What is wrong with this:
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In other words, "religion gives us good things, therefore religion is good" is an argument for the usefulness of religion, not its truth.
  
What are the good things? --- Those good things have bad side effects.
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=== What is the causality? ===
  Religion feeds the poor but why are the poor so poor?  And why is the Vatican covered in gold leaf?  Could it be that the church offers an avenue for leaching resources out of the developing world in return for a share of those resources?  A telling fact is that the colonizing powers received charters from the church and/or turned to the church for mediation over disputed colonies.
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Is there something about religion that causes people to do good things? Or are the good things attributed to religion due to some other cause?
  Religion treats the sick, unless you are gay, or use condoms, or want an abortion.
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  Religion educates children, without any modern teachings from biology, astronomy, philosophy, etc.
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  The intangible services that religion provides like grief counseling are usually second rate to a real professional and sometimes dangerously inaccurate: Is battery a cause for divorce?  The church would say no sometimes.  Should I mourn my suicided spouse? The church would say no sometimes.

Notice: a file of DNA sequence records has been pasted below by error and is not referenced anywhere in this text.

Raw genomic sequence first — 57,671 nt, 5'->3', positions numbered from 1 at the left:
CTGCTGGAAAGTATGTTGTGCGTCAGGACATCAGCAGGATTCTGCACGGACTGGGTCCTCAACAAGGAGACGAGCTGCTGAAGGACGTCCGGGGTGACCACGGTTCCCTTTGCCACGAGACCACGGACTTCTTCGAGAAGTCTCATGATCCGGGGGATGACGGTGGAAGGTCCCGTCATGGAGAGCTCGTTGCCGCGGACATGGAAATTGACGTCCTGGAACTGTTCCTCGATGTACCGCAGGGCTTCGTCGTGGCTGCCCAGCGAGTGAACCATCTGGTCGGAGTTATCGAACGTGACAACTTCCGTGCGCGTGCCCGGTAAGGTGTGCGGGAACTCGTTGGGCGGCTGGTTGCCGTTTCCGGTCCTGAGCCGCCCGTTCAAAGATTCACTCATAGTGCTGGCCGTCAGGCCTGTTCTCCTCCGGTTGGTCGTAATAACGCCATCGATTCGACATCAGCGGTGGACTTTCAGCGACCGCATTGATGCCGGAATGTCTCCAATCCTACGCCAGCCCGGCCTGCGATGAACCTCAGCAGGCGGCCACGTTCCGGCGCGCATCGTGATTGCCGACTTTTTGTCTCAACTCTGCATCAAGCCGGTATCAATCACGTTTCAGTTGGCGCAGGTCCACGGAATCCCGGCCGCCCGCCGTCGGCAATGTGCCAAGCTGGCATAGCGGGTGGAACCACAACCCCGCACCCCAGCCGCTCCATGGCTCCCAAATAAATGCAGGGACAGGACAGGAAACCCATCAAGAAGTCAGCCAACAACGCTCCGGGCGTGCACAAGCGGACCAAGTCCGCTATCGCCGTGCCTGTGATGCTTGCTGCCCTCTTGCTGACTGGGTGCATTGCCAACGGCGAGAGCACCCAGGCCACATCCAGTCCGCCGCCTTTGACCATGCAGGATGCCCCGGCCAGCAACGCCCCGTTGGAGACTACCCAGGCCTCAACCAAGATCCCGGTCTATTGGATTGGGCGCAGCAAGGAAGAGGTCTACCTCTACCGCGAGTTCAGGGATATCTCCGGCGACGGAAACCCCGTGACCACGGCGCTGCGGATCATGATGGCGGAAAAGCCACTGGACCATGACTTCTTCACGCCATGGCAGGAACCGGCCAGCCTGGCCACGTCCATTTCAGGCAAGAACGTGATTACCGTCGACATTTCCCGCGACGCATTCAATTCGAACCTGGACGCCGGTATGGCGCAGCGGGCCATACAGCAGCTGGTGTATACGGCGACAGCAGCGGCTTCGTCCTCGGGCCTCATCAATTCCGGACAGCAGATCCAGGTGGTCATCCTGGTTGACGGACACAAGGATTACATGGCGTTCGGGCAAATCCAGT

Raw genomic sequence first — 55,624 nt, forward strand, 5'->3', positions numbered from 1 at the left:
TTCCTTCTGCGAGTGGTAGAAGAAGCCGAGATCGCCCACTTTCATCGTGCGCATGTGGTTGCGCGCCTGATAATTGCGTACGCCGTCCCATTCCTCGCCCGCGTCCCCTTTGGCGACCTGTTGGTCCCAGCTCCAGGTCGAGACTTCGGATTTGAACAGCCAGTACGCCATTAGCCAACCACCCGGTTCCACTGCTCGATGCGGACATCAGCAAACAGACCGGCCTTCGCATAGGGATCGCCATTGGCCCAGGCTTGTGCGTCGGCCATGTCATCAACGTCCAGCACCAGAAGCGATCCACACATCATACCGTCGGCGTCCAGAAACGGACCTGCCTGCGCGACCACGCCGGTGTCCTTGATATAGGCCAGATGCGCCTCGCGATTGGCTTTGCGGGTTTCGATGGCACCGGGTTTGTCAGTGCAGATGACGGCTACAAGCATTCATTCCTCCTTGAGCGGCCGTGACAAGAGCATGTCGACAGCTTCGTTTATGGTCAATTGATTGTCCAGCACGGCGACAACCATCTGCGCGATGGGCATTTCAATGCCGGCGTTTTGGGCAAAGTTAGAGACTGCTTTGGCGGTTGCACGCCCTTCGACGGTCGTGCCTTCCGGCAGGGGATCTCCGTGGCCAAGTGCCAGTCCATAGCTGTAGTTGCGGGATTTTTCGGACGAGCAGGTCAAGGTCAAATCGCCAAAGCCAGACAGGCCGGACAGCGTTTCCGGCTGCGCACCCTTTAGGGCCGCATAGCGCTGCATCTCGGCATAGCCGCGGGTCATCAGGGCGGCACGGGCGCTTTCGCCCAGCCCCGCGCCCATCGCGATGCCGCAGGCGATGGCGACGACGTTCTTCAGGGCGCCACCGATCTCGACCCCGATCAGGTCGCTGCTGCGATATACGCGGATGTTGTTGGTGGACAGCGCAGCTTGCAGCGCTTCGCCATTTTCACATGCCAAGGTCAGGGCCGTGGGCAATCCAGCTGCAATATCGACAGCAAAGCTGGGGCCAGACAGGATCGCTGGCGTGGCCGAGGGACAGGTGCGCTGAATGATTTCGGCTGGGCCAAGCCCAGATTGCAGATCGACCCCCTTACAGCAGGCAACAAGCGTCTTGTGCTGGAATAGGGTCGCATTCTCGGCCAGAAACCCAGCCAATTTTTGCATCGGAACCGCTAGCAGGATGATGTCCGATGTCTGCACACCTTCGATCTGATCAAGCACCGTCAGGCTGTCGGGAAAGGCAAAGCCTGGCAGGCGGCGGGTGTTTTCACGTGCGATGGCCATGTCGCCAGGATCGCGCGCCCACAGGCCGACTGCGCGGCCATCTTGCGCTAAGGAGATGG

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Are there any good things that secular elements of society do not also give? --- Why aren't there any?  Why isn't the church dirt poor as the world's largest not for profit charity organizer?
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For instance, in a community that is 75% Catholic, one would expect about 75% of all good deeds to be done by Catholics, all else being equal.
  
Who is us?  --- Is it anyone poor?
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=== Is religion, on balance, a good thing? ===
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Religious institutions also often do bad things, such as opposing the teaching of [[evolution]] in schools or promoting the spread of AIDS by denigrating the use of condoms. Therefore, we must ask ourselves whether, on balance, religion is a good thing or not.